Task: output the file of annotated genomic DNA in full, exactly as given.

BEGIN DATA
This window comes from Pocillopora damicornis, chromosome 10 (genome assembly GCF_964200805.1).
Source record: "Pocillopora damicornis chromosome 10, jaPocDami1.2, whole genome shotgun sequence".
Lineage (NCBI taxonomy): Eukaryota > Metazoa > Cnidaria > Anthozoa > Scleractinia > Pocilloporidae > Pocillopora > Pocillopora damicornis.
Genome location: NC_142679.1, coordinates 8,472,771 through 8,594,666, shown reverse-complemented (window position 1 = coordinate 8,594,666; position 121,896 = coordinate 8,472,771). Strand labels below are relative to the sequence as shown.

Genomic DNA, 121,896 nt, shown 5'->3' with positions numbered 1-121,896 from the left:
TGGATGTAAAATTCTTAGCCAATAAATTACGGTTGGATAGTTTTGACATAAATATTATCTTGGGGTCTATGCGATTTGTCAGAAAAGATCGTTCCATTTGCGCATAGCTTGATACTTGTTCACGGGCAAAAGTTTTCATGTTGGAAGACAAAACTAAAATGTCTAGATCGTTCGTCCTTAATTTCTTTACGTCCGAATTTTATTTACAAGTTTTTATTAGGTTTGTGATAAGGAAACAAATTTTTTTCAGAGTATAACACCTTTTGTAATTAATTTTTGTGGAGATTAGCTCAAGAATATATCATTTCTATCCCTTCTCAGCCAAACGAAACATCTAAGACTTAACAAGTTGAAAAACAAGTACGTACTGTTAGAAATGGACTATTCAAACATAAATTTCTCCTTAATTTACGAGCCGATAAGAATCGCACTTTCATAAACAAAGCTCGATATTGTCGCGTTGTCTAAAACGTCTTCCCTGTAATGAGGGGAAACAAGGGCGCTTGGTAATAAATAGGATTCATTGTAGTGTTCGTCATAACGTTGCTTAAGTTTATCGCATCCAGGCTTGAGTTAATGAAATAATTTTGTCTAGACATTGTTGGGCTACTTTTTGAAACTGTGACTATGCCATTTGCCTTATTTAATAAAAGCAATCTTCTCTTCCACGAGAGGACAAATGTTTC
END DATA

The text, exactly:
This window comes from Pocillopora damicornis, chromosome 10 (genome assembly GCF_964200805.1).
Source record: "Pocillopora damicornis chromosome 10, jaPocDami1.2, whole genome shotgun sequence".
Lineage (NCBI taxonomy): Eukaryota > Metazoa > Cnidaria > Anthozoa > Scleractinia > Pocilloporidae > Pocillopora > Pocillopora damicornis.
Genome location: NC_142679.1, coordinates 8,472,771 through 8,594,666, shown reverse-complemented (window position 1 = coordinate 8,594,666; position 121,896 = coordinate 8,472,771). Strand labels below are relative to the sequence as shown.

Genomic DNA, 121,896 nt, shown 5'->3' with positions numbered 1-121,896 from the left:
TGGATGTAAAATTCTTAGCCAATAAATTACGGTTGGATAGTTTTGACATAAATATTATCTTGGGGTCTATGCGATTTGTCAGAAAAGATCGTTCCATTTGCGCATAGCTTGATACTTGTTCACGGGCAAAAGTTTTCATGTTGGAAGACAAAACTAAAATGTCTAGATCGTTCGTCCTTAATTTCTTTACGTCCGAATTTTATTTACAAGTTTTTATTAGGTTTGTGATAAGGAAACAAATTTTTTTCAGAGTATAACACCTTTTGTAATTAATTTTTGTGGAGATTAGCTCAAGAATATATCATTTCTATCCCTTCTCAGCCAAACGAAACATCTAAGACTTAACAAGTTGAAAAACAAGTACGTACTGTTAGAAATGGACTATTCAAACATAAATTTCTCCTTAATTTACGAGCCGATAAGAATCGCACTTTCATAAACAAAGCTCGATATTGTCGCGTTGTCTAAAACGTCTTCCCTGTAATGAGGGGAAACAAGGGCGCTTGGTAATAAATAGGATTCATTGTAGTGTTCGTCATAACGTTGCTTAAGTTTATCGCATCCAGGCTTGAGTTAATGAAATAATTTTGTCTAGACATTGTTGGGCTACTTTTTGAAACTGTGACTATGCCATTTGCCTTATTTAATAAAAGCAATCTTCTCTTCCACGAGAGGACAAATGTTTC